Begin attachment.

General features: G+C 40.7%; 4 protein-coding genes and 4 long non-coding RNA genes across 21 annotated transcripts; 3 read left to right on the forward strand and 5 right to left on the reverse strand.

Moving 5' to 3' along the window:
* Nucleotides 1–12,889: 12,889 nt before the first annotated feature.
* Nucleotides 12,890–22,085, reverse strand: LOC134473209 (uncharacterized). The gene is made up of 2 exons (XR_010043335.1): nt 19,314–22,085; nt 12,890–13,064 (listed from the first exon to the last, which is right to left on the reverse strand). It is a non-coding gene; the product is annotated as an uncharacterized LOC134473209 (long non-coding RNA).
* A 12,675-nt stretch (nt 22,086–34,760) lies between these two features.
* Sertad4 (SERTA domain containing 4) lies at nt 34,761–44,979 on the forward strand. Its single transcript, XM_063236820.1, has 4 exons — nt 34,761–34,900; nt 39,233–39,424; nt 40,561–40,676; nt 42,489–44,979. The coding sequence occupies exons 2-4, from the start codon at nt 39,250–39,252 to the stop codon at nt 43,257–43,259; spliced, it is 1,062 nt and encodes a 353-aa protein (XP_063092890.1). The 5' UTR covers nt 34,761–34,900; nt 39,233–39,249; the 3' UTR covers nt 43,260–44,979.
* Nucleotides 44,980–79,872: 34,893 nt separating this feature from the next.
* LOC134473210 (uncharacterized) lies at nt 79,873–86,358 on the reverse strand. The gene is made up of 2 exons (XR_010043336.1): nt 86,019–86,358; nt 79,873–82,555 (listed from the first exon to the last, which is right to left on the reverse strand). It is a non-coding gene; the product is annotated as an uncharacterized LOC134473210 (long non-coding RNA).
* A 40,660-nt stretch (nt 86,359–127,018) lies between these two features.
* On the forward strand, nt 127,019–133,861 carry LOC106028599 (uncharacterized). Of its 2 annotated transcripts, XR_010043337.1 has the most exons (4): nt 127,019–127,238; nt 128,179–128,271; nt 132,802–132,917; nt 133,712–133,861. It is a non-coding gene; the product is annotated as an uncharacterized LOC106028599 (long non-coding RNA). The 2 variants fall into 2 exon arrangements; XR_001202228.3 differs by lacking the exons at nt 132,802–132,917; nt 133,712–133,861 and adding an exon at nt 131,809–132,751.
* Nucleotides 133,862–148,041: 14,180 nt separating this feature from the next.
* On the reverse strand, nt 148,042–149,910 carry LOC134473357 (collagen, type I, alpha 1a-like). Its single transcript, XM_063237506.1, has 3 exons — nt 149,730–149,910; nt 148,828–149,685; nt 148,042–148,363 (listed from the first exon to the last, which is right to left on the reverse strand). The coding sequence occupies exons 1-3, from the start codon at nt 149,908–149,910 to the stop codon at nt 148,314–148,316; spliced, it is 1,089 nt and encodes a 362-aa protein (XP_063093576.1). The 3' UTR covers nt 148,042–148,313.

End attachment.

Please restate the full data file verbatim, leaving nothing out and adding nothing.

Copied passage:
General features: G+C 40.7%; 4 protein-coding genes and 4 long non-coding RNA genes across 21 annotated transcripts; 3 read left to right on the forward strand and 5 right to left on the reverse strand.

Moving 5' to 3' along the window:
* Nucleotides 1–12,889: 12,889 nt before the first annotated feature.
* Nucleotides 12,890–22,085, reverse strand: LOC134473209 (uncharacterized). The gene is made up of 2 exons (XR_010043335.1): nt 19,314–22,085; nt 12,890–13,064 (listed from the first exon to the last, which is right to left on the reverse strand). It is a non-coding gene; the product is annotated as an uncharacterized LOC134473209 (long non-coding RNA).
* A 12,675-nt stretch (nt 22,086–34,760) lies between these two features.
* Sertad4 (SERTA domain containing 4) lies at nt 34,761–44,979 on the forward strand. Its single transcript, XM_063236820.1, has 4 exons — nt 34,761–34,900; nt 39,233–39,424; nt 40,561–40,676; nt 42,489–44,979. The coding sequence occupies exons 2-4, from the start codon at nt 39,250–39,252 to the stop codon at nt 43,257–43,259; spliced, it is 1,062 nt and encodes a 353-aa protein (XP_063092890.1). The 5' UTR covers nt 34,761–34,900; nt 39,233–39,249; the 3' UTR covers nt 43,260–44,979.
* Nucleotides 44,980–79,872: 34,893 nt separating this feature from the next.
* LOC134473210 (uncharacterized) lies at nt 79,873–86,358 on the reverse strand. The gene is made up of 2 exons (XR_010043336.1): nt 86,019–86,358; nt 79,873–82,555 (listed from the first exon to the last, which is right to left on the reverse strand). It is a non-coding gene; the product is annotated as an uncharacterized LOC134473210 (long non-coding RNA).
* A 40,660-nt stretch (nt 86,359–127,018) lies between these two features.
* On the forward strand, nt 127,019–133,861 carry LOC106028599 (uncharacterized). Of its 2 annotated transcripts, XR_010043337.1 has the most exons (4): nt 127,019–127,238; nt 128,179–128,271; nt 132,802–132,917; nt 133,712–133,861. It is a non-coding gene; the product is annotated as an uncharacterized LOC106028599 (long non-coding RNA). The 2 variants fall into 2 exon arrangements; XR_001202228.3 differs by lacking the exons at nt 132,802–132,917; nt 133,712–133,861 and adding an exon at nt 131,809–132,751.
* Nucleotides 133,862–148,041: 14,180 nt separating this feature from the next.
* On the reverse strand, nt 148,042–149,910 carry LOC134473357 (collagen, type I, alpha 1a-like). Its single transcript, XM_063237506.1, has 3 exons — nt 149,730–149,910; nt 148,828–149,685; nt 148,042–148,363 (listed from the first exon to the last, which is right to left on the reverse strand). The coding sequence occupies exons 1-3, from the start codon at nt 149,908–149,910 to the stop codon at nt 148,314–148,316; spliced, it is 1,089 nt and encodes a 362-aa protein (XP_063093576.1). The 3' UTR covers nt 148,042–148,313.